- Individual vulnerability
- Inability to see things getting better
Do you and your family have a plan for your firearm one you get home? If not, you need one. This is extremely important, since impulsivity can play a role in completed suicide. In addition, there is at least one firearm in most law enforcement homes. And knowing what you know now, not having a plan would be irresponsible. This PLAN really needs to be basic and easily understood by all family members. This will include gun safety for children. The idea is to make firearms not readily accessible while off-duty – during the 12 deadliest hours of the day. As with many officers, there will be more than one gun to secure, but all should be secured, especially the duty weapon. The idea is to build protective mechanisms during off-duty hours to reduce bad outcomes – especially those outcomes which can change lives and end them. This plan requires a family meeting about wellness and safety and should be conducted just as you would a fire drill and home escape plan. Safety is safety. When you see a risk, address it.
The 12 deadliest hours of the day are filled with many ups and downs. Often, these ups and downs are only known to a select few individuals, which is often why people are completely devastated and in shock when tragedy occurs. The sad reality, the majority of first responders who take their lives are noted as doing so off-duty. Understand that as we maneuver through our day, many components are constantly changing and how we view our reality is continuously being impacted and altered by our thoughts, beliefs, perceptions, etc. Of course, these are not always a direct reflection of what is actually occurring. Under extreme stress our “views of reality” can be skewed, causing disruption in our though process, problem-solving abilities, and responses. We know that White males make up the majority of those employed in the law enforcement profession. So, seeing this represented in the data is understandable, but still problematic.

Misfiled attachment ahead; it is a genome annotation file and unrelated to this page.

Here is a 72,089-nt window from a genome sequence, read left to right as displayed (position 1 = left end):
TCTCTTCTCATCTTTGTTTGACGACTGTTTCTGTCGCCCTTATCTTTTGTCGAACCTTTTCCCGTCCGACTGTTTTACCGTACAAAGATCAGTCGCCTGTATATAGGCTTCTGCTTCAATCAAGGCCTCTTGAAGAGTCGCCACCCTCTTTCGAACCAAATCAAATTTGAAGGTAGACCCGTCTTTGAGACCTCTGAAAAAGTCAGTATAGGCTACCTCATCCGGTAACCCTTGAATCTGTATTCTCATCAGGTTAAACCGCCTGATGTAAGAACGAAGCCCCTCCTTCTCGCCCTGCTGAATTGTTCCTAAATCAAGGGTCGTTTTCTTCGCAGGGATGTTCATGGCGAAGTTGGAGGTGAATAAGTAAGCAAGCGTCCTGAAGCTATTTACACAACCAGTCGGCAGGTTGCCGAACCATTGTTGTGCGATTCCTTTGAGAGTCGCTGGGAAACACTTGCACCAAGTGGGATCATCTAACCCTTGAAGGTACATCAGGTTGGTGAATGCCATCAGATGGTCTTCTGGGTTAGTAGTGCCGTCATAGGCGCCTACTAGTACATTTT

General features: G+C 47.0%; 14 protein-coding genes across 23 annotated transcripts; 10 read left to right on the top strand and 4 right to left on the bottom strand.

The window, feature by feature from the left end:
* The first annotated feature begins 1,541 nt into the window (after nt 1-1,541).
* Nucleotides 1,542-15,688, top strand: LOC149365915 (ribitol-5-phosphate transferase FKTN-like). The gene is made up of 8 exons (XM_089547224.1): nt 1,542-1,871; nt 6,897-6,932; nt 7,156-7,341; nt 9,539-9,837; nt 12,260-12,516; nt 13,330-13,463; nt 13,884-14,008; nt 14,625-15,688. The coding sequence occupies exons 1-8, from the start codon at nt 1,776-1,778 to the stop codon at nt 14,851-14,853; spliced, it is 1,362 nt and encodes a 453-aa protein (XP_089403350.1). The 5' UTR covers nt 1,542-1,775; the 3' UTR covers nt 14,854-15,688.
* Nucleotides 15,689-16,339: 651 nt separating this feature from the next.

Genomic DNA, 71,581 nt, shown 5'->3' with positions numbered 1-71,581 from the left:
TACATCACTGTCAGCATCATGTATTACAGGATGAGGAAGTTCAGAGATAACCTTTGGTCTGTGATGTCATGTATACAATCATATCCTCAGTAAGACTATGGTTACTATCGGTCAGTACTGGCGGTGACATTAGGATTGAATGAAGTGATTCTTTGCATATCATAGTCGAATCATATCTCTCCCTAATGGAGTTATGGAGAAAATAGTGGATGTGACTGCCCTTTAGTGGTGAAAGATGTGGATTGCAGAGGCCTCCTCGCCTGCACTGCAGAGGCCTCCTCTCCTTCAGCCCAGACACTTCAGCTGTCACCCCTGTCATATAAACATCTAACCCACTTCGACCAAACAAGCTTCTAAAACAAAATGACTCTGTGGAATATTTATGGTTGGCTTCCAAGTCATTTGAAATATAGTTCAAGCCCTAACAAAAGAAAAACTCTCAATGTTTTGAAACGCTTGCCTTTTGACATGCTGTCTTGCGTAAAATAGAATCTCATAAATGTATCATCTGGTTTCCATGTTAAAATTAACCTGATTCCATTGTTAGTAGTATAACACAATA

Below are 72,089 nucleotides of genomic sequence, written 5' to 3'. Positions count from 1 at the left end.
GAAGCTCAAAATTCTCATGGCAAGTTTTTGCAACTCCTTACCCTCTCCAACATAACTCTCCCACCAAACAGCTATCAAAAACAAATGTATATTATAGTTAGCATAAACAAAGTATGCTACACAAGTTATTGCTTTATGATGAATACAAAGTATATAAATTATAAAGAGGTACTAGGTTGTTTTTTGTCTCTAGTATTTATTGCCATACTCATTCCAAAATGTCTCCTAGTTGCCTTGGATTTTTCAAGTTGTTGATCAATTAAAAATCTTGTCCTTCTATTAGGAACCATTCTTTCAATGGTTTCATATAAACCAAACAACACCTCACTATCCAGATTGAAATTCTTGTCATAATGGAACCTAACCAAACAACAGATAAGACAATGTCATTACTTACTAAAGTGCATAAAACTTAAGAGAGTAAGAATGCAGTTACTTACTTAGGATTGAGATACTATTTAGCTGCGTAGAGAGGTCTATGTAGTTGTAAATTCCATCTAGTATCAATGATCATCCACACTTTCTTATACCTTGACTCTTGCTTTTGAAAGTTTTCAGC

The tide is turning, albeit slow to understand two very important things about officer suicide. First, the current approaches to reducing deaths due to suicide are not working. Second, a proactive approach is required in dealing with the issues that can and do lead to one seeing suicide as a viable option. This includes educating officers and their loved ones about issues that they may face and really any issue that can contribute to problems on and off-duty (e.g., relationships, finances, stress, effective communication, occupational stress and trauma, infidelity, substance use, etc.). We must all be more proactive and vigilant during the 12 deadliest hours of the day.
Dr. Olivia Johnson holds a master’s in Criminology and Criminal Justice from the University of Missouri, St. Louis, and a doctorate in Organizational Leadership Management from the University of Phoenix, School of Advanced Studies. Dr. Johnson is the Founder of the Blue Wall Institute and 1 Is Too Many. She is a veteran of the United States Air Force, a former police officer, and published author. She belongs to numerous professional organizations and recently completed a three-year term with the St. Clair County Suicide Prevention Alliance as a Suicidology Researcher. Dr. Johnson speaks on wellness and resilience for the Bureau of Justice VALOR Program and is on the Advisory Board regarding curriculum review for de-escalation training and techniques. Dr. Johnson currently works as a Senior Research Associate with the Institute for Intergovernmental Research. Correspondence can be sent to: firstname.lastname@example.org